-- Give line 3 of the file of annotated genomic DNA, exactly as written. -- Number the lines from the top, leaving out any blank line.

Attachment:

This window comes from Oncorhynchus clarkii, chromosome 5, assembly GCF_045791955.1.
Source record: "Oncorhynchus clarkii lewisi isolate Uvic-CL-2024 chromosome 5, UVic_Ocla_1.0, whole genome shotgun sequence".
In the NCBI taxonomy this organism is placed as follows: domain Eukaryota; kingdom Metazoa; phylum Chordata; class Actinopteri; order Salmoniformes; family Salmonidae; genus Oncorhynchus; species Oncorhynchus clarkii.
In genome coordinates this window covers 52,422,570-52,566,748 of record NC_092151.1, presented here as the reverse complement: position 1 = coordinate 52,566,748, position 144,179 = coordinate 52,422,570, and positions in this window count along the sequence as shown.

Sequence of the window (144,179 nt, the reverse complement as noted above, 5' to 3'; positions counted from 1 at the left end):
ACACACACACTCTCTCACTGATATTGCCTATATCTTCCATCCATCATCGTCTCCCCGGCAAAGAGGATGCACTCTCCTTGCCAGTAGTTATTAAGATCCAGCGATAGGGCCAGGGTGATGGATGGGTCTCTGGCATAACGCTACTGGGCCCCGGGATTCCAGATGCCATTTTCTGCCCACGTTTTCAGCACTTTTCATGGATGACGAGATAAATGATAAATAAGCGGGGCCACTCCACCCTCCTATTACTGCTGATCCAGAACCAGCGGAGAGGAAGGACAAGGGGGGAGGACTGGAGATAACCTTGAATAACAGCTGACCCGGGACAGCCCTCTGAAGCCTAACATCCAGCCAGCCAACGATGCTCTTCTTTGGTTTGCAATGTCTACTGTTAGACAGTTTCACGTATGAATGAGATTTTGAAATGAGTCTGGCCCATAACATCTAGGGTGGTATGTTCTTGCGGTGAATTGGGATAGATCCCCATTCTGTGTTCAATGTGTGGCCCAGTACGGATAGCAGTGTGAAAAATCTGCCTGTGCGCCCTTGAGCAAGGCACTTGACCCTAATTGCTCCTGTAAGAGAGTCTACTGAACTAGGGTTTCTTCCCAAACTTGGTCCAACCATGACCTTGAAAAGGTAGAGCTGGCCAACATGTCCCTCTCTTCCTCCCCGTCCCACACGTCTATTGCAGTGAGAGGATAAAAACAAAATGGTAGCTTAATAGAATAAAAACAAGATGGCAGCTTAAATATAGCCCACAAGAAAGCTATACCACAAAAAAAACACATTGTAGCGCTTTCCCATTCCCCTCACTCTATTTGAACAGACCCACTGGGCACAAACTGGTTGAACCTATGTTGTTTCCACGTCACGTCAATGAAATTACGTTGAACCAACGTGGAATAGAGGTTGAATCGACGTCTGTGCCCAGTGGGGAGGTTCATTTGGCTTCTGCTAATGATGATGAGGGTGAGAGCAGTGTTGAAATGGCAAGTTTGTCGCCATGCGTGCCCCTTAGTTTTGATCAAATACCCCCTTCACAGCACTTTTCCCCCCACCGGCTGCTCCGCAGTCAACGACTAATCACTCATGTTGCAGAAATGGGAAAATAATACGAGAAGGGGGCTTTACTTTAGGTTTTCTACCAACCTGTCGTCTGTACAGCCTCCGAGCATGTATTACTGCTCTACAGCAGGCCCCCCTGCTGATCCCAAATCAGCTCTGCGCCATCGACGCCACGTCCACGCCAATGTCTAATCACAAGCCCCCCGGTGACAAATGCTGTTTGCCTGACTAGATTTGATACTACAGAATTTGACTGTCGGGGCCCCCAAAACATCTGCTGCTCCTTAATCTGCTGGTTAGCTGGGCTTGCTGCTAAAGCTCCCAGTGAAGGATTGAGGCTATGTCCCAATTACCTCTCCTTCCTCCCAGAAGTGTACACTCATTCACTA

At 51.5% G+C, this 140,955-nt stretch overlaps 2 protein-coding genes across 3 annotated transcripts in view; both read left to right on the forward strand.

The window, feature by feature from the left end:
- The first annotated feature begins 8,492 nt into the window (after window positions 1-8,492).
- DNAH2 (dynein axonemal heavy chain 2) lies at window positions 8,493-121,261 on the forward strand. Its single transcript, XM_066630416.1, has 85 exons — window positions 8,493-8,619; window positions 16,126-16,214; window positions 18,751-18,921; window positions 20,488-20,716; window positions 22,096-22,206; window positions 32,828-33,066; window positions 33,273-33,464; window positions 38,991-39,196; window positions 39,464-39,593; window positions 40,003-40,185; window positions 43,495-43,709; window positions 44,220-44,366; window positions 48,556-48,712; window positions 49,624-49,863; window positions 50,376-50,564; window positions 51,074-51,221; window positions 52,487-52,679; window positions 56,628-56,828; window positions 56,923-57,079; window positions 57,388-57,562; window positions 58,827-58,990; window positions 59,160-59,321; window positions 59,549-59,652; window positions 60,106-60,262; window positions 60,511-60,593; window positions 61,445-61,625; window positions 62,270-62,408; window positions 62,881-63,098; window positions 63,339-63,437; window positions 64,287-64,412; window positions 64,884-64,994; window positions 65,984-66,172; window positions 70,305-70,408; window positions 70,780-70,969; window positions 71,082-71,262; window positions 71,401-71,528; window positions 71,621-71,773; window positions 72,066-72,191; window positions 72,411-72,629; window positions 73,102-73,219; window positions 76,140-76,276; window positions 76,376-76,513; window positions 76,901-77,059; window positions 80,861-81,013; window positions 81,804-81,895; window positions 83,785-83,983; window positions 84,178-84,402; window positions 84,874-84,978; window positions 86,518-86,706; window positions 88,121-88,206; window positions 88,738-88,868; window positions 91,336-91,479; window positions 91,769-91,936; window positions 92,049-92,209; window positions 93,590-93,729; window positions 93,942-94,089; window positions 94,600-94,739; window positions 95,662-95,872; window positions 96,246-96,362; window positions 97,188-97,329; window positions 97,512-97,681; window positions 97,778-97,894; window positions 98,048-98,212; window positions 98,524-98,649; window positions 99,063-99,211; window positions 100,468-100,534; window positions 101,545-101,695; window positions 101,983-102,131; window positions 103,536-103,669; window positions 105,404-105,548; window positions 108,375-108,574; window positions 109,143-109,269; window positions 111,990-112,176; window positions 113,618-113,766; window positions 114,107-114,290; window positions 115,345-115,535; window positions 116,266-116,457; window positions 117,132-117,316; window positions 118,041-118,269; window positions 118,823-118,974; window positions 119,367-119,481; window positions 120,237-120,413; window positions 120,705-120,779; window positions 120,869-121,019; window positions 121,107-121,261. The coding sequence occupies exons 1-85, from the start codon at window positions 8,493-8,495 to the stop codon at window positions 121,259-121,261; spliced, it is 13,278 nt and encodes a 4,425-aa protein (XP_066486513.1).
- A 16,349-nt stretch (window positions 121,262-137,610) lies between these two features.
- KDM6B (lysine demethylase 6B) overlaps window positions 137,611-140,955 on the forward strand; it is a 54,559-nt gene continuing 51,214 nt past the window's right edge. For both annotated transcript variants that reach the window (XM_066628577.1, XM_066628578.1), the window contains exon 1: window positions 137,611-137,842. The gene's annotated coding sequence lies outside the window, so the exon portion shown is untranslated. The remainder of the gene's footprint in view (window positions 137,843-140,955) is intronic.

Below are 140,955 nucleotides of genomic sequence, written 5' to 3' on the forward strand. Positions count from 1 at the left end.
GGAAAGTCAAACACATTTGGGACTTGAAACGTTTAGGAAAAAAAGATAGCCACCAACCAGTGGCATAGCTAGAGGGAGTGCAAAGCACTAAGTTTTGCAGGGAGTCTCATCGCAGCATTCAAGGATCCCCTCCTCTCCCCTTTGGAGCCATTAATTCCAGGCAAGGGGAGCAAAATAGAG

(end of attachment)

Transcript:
In the NCBI taxonomy this organism is placed as follows: domain Eukaryota; kingdom Metazoa; phylum Chordata; class Actinopteri; order Salmoniformes; family Salmonidae; genus Oncorhynchus; species Oncorhynchus clarkii.